Homogeneity of Group Life

At the Group Relations Australia conference I attended recently, there seemed to be an unconscious fantasy from the group that homogeneity was a prerequisite to co-creation. By that I mean that there seemed to be an overwhelming need to establish our ‘sameness’  and deploy rules regarding the equality of participation and equality in the ways we chose to enact that participation. It was as if creating the group as a one homogeneous entity (by wiping us of our individuality and cultural influences) was the only way to build trust and keep the ‘not-so-nice’ parts of us at bay. Then, and only then, could we commence the work of co-creation.

I understand the human desire to look for ‘sameness’ within a group context in order to create a sense of a shared experience and build group cohesion sufficiently to achieve a set task. I guess what I’m questioning is the almost primal urge for homogeneity that can occur in group life when, in truth, our individual natures and experiences mean that we walk in the world quite unlike anyone else. Why is there so often a desire to diminish this difference rather than value it?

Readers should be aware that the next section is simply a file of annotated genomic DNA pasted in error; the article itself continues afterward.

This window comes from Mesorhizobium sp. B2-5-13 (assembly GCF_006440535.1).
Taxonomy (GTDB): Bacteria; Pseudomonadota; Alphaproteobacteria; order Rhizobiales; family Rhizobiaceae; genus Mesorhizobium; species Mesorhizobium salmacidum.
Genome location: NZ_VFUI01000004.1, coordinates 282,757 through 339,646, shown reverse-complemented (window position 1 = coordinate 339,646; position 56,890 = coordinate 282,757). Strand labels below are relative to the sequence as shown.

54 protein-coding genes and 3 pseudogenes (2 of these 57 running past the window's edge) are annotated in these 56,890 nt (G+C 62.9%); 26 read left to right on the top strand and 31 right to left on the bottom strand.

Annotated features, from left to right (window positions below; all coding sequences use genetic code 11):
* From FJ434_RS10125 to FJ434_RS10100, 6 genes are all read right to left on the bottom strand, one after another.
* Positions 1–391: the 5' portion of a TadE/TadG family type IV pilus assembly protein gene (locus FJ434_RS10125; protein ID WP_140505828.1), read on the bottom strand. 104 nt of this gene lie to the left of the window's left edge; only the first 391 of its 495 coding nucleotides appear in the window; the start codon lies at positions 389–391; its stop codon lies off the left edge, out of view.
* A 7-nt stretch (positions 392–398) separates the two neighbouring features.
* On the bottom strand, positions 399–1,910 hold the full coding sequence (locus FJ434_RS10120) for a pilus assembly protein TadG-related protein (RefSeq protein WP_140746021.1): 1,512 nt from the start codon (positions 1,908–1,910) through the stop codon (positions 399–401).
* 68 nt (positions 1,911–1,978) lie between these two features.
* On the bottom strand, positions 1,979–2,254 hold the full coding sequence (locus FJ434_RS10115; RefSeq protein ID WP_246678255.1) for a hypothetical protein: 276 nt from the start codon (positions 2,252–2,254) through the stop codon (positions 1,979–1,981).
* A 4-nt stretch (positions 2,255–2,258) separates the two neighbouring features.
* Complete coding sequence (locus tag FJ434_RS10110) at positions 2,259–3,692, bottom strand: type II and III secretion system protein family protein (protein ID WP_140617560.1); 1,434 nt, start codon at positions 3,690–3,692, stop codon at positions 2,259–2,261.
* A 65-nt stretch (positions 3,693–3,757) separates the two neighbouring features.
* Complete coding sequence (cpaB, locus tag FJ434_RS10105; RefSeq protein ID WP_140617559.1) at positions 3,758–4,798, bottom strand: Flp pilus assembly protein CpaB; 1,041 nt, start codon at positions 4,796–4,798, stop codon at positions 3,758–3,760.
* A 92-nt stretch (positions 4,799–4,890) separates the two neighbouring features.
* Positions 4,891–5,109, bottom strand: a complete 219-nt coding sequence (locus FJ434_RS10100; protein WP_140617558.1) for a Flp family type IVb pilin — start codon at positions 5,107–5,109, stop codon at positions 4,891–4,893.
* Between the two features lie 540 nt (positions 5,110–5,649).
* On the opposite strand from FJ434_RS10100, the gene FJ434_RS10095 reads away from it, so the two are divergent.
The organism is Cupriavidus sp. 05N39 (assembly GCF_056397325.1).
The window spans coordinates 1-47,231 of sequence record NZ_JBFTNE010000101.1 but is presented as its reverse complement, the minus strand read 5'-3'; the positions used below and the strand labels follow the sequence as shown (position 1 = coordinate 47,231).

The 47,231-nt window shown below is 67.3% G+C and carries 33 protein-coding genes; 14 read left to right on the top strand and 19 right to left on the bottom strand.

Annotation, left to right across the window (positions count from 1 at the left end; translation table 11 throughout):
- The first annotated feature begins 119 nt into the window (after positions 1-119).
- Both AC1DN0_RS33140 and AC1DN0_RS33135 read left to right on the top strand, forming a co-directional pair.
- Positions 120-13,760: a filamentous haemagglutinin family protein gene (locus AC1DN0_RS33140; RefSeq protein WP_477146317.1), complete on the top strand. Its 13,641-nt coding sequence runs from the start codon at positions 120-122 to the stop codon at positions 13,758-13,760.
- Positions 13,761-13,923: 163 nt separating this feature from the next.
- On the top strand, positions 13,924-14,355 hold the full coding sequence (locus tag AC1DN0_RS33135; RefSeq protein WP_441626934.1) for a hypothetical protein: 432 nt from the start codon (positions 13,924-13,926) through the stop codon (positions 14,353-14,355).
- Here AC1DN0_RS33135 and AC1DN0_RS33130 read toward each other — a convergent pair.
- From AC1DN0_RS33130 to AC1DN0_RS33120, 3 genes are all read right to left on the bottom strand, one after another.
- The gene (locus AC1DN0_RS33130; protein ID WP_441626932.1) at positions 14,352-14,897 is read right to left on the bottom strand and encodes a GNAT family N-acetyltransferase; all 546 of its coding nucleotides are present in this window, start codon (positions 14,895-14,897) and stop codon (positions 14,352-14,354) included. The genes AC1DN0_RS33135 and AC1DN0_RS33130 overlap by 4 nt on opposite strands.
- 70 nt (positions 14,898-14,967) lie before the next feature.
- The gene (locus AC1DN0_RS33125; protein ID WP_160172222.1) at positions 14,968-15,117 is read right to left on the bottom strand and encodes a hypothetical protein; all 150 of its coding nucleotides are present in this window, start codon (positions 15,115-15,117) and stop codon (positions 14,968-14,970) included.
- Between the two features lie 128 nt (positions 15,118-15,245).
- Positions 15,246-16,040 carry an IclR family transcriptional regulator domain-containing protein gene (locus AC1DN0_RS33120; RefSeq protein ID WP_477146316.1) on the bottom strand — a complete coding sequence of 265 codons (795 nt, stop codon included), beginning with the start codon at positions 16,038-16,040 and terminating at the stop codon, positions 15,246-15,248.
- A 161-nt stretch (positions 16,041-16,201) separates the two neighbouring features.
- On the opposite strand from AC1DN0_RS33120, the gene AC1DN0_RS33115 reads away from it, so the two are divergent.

The concept of an exponential degree of individual difference is certainly difficult to hold in the mind and perhaps that’s why universal truths like love and hate offer such comfort – they demonstrate our shared humanity. But my point (and I’m getting there slowly I know) is that we seem to have a tendency to want to believe that in order to co-create something, we need to leave part of ourselves – the part that distinguishes us from everyone else – at the door.

Maybe this is partly my feisty Euro heritage rallying against Anglo societal codes of behaviour that seem to have an incessant desire to ‘normalise’ everything – as if ‘being me’ will ‘destroy you’ so best meet somewhere safely in the middle. Middle-ground has its advantages, but not without the acknowledgment of the ‘selves’ that we are casting aside. I’m no rampant individualist, quite the contrary. But I am fascinated by the paradox of living in an individualistic culture that often unconsciously diminishes an individual’s capacity to be fully present in group life.

Why do we do it? Is it because the old saying of  “we are one but we are many” is too difficult to hold to? Maybe its time to challenge the polarity implicit in this adage by changing it to “we are one and we are many”.